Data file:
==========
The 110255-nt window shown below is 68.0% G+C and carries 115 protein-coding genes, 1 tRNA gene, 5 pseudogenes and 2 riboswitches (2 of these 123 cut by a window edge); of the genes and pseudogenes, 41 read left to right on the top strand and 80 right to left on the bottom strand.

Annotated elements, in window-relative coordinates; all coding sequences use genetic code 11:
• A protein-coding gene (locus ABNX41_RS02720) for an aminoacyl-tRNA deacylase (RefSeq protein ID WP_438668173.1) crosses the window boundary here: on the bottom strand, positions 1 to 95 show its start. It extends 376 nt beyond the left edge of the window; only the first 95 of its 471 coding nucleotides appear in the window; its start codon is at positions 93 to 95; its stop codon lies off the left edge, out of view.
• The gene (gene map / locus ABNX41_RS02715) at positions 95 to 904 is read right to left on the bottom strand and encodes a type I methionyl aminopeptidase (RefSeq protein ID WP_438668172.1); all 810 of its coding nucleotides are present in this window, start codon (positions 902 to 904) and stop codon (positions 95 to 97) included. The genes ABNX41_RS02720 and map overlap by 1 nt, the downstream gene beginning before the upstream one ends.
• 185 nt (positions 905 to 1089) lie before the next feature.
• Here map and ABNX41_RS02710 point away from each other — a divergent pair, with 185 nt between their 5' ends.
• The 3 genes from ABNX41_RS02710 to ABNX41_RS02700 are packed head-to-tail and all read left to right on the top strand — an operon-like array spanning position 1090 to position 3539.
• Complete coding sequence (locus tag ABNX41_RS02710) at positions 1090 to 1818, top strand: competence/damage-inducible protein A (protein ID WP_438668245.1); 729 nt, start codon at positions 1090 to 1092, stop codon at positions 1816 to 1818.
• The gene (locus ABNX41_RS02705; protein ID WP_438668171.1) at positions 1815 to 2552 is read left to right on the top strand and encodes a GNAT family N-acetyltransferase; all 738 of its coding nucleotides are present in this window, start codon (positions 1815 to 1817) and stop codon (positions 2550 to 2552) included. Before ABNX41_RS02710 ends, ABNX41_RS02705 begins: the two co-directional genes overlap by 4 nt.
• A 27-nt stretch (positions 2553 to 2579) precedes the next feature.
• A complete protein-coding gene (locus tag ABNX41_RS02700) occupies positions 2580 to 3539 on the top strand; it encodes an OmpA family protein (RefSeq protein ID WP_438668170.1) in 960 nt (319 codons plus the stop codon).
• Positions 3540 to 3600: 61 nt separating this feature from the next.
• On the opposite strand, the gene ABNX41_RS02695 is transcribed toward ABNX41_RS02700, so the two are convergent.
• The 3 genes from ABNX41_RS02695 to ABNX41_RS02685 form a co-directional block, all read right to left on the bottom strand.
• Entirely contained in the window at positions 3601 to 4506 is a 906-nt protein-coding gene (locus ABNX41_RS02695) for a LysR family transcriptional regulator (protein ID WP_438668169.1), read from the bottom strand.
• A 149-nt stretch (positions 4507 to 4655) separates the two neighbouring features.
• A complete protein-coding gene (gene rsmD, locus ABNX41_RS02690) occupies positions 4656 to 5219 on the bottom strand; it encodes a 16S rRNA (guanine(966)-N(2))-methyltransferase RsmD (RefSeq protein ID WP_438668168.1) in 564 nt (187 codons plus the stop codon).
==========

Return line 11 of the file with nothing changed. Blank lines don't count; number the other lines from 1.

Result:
• A complete protein-coding gene (locus tag ABNX41_RS02700) occupies positions 2580 to 3539 on the top strand; it encodes an OmpA family protein (RefSeq protein ID WP_438668170.1) in 960 nt (319 codons plus the stop codon).